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Four Things To Know About The House Coal Ash Bill

Duke Energy

The question about what to do with coal ash around the state came to the North Carolina House floor last night. In a contentious three hour debate, Republican lawmakers defended controversial changes to the bill they received from the Senate and defeated more than a dozen amendments. As the bill nears becoming law, here are four things to know about the latest version.

1. Deadline waiver

Perhaps most controversially, state regulators can waive deadlines for Duke Energy to close the leaky ponds where the ash is stored, if they determine a timeline is too stringent and not doable. North Carolina is the first state to try to eliminate its coal ash ponds completely, and Representative Ruth Samuelson, a Mecklenburg County Republican, argued for flexibility.

“Nobody’s done this before. Nobody knows exactly what the answers are,” Samuelson said. “Yet on the other hand we want a process, and we want deadlines, but because of that you have to allow for things to not go the way you thought they were going to go.”

Duke has already questioned some of the bill’s timelines. Environmental groups on the other hand are not happy. They think the state Department of Environment and Natural Resources has been soft on Duke for years and will abuse the exemptions for the company’s benefit.

“This is a ‘trust DENR’ bill,” says Frank Holleman, a senior attorney at the Southern Environmental Law Center. “DENR’s coal ash activities are under investigation by a federal criminal grand jury. Who in their right mind would trust this agency?”

2. Fighting the lawsuit

TheSELC has lawsuits underway against both Duke and the state board that oversees DENR, and won a case in March. A judge ruled that state law requires DENR to stop coal ash ponds from polluting groundwater immediately. The House bill changes the state law the judge based his ruling on, and would seemingly invalidate it.

Samuelson says the judge misinterpreted the law, and the new provision is simply a technical clarification.

“There’s some confusion about what was the intent of it,” Samuelson said.

“This is the worst example of blatant special interest legislation,” Holleman says.

Otherwise, the broad outlines of the bill are the same as the Senate version. State regulators and a new politically-appointed commission will sort ponds at most Duke coal plants into categories of high, medium, and low risk. Each category comes with different timelines and methods for closing ponds, extending from five years for high risk to 15 for low.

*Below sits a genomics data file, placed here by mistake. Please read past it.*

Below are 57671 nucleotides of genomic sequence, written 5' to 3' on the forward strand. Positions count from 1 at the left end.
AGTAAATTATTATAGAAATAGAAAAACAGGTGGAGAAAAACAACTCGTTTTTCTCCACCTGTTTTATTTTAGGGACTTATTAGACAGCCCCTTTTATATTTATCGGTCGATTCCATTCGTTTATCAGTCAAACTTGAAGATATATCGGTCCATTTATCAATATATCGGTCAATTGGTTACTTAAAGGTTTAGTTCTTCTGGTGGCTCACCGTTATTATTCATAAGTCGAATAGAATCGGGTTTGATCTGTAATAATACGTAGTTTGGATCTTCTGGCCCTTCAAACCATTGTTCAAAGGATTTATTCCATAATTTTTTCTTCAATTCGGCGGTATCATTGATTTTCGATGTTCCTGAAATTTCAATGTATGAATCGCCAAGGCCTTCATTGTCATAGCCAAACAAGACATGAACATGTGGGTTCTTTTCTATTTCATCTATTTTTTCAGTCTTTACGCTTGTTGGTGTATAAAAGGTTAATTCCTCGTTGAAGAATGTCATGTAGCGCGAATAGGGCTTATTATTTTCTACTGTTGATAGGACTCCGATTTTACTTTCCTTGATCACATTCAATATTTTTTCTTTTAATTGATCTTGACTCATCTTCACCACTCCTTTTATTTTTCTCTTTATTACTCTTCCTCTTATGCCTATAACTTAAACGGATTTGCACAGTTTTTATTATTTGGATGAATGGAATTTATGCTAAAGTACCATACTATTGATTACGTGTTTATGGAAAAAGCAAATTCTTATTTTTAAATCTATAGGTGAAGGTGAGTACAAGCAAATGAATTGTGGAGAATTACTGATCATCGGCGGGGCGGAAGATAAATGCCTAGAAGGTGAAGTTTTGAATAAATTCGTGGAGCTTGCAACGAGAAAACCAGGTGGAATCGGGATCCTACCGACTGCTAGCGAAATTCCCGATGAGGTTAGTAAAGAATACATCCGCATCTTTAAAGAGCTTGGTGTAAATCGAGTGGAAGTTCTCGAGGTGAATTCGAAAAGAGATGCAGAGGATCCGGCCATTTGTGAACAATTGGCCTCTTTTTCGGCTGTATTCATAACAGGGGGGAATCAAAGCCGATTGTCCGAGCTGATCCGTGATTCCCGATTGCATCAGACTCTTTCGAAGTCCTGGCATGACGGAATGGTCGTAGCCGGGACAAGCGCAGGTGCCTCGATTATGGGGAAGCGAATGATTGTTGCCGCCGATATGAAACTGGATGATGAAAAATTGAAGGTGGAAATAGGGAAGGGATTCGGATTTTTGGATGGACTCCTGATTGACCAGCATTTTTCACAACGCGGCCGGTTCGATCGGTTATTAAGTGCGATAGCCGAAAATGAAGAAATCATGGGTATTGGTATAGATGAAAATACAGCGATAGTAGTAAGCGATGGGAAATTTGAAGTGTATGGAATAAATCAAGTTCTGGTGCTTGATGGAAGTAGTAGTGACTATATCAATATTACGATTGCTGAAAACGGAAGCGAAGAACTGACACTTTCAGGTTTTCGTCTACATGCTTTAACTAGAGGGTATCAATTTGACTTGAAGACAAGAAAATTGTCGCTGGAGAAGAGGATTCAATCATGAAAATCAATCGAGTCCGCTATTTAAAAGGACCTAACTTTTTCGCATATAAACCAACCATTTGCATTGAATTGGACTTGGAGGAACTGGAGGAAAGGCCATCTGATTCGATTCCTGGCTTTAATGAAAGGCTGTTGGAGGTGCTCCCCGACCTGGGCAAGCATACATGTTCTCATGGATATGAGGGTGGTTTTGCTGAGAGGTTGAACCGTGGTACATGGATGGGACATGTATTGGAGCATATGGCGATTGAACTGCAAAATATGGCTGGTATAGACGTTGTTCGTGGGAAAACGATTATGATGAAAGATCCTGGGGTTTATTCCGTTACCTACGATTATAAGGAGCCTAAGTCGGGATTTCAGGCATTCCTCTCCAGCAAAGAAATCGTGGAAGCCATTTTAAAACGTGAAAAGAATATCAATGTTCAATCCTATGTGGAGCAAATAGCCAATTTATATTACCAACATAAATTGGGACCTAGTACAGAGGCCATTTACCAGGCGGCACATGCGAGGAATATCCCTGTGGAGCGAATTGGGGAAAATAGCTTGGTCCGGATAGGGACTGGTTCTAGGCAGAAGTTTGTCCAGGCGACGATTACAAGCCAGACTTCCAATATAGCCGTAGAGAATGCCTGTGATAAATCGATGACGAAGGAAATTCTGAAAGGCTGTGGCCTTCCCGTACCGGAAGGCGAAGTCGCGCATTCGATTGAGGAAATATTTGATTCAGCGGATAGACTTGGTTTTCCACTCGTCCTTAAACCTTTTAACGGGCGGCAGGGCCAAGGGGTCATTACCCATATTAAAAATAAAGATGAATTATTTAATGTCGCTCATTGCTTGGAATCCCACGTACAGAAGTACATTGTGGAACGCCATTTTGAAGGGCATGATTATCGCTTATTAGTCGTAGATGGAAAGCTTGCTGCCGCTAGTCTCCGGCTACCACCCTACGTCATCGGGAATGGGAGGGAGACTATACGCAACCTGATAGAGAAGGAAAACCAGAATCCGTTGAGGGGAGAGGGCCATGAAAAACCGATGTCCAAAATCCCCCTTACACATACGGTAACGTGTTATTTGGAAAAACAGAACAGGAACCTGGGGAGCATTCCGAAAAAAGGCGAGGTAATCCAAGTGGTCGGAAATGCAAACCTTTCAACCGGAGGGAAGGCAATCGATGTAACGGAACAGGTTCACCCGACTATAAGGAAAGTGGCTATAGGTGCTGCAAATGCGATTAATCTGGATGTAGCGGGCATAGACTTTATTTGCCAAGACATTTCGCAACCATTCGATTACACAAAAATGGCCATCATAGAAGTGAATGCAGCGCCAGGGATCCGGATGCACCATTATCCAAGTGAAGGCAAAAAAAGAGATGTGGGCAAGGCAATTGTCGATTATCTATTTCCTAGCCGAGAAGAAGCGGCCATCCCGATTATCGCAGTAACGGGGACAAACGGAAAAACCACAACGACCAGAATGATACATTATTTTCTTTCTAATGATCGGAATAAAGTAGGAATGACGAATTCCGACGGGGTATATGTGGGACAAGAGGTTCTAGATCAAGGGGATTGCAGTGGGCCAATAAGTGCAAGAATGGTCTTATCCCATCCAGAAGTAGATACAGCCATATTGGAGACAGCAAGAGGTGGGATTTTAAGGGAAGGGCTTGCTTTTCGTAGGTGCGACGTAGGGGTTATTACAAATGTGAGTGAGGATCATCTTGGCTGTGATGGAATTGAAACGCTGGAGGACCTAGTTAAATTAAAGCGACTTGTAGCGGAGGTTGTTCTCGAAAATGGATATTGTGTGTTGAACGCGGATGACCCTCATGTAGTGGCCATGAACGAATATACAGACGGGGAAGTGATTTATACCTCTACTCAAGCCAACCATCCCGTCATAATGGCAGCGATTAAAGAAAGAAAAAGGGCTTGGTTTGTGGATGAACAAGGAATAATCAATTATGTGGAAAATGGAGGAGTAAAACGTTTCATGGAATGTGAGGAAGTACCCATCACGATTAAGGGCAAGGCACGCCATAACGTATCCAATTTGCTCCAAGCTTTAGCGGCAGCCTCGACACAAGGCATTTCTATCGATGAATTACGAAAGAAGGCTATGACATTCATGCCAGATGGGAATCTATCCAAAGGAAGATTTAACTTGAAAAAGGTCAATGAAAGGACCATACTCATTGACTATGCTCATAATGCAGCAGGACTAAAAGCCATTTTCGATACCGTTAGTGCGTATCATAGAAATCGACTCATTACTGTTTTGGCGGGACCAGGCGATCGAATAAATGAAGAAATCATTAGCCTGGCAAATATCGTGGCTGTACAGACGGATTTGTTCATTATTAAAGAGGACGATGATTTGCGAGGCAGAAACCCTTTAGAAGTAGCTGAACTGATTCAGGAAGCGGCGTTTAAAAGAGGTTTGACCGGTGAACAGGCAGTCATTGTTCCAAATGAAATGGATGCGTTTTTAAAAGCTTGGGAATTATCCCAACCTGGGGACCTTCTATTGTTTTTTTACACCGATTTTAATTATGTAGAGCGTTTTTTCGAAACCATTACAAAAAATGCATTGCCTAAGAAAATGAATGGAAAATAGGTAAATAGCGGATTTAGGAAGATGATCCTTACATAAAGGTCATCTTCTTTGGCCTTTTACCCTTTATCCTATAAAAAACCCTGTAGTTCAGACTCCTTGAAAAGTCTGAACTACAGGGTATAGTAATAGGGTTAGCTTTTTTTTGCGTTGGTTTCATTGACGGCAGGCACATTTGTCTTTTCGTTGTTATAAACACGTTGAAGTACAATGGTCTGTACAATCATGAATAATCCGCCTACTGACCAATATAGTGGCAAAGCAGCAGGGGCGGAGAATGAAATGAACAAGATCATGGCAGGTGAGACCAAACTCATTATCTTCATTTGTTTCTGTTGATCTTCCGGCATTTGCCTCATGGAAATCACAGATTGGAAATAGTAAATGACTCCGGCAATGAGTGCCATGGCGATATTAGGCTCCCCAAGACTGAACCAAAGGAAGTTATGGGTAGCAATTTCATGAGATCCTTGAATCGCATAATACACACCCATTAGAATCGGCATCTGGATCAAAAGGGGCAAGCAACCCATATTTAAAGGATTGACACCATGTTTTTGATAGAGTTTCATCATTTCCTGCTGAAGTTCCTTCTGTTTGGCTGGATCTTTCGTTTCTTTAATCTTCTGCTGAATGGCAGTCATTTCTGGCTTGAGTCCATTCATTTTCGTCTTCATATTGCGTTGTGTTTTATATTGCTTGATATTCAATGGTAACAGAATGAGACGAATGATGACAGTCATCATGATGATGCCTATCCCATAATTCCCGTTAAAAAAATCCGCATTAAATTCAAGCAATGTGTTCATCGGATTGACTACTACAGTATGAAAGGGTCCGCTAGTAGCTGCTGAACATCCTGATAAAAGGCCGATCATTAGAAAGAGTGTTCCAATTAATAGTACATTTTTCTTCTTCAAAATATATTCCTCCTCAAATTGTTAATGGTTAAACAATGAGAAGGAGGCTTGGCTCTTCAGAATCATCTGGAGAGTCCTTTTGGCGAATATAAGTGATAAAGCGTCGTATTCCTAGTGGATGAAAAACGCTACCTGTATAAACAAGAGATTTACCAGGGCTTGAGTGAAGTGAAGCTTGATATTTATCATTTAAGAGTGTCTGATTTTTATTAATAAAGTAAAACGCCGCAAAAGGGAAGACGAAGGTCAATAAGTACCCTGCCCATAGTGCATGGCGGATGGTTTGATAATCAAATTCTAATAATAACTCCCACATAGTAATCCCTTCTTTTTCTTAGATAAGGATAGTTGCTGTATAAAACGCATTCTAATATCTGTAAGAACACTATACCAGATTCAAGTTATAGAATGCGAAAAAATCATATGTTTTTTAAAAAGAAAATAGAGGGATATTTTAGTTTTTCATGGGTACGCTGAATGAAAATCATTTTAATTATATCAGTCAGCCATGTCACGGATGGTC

But the bill also specifically names four coal plants that essentially have to be classified high risk—at Riverbend in Gaston County, Asheville, Sutton, and Dan River. Last night, lawmakers tried to add other plants to the priority list, over objections from the bill’s shepherds.

“The reason those first four sites were identified was because there were environmentalists and legal groups who looked at it and determined those four sites need to be addressed, and that’s how they got on that list,” Samuelson said.

3. A fact check

There are various reasons cited for closing each of those four plants, but the original list came from Duke Energy. The company suggested closing those four in a plan it submitted to state regulators back in March.

An amendment to add the Cape Fear plant to the list, offered by a Republican, unexpectedly passed by a narrow vote of 56-55. That was not meant to happen, so one-and-a-half hours later the House called the amendment back for a rare second vote, drawing the ire of Democrats.

“This is a stunning parliamentary procedure, and I hope you’ll let me explain why it is nothing but fraudulent,” Cumberland County’s Rick Glazier said.

That spurred arguing and further name calling from both sides.

“It’s growing tiresome to hear the whining about it now," said Guilford County Republican John Blust. “I hope people will temper their remarks in the future.”

4. Ultimately bipartisan

The amendment lost the second vote, dying along with 14 others over the course of the three hour debate.  But despite the failed amendments, the arguing, and criticism of the bill, it tentatively passed by a wide, bipartisan margin, just as the Senate version did.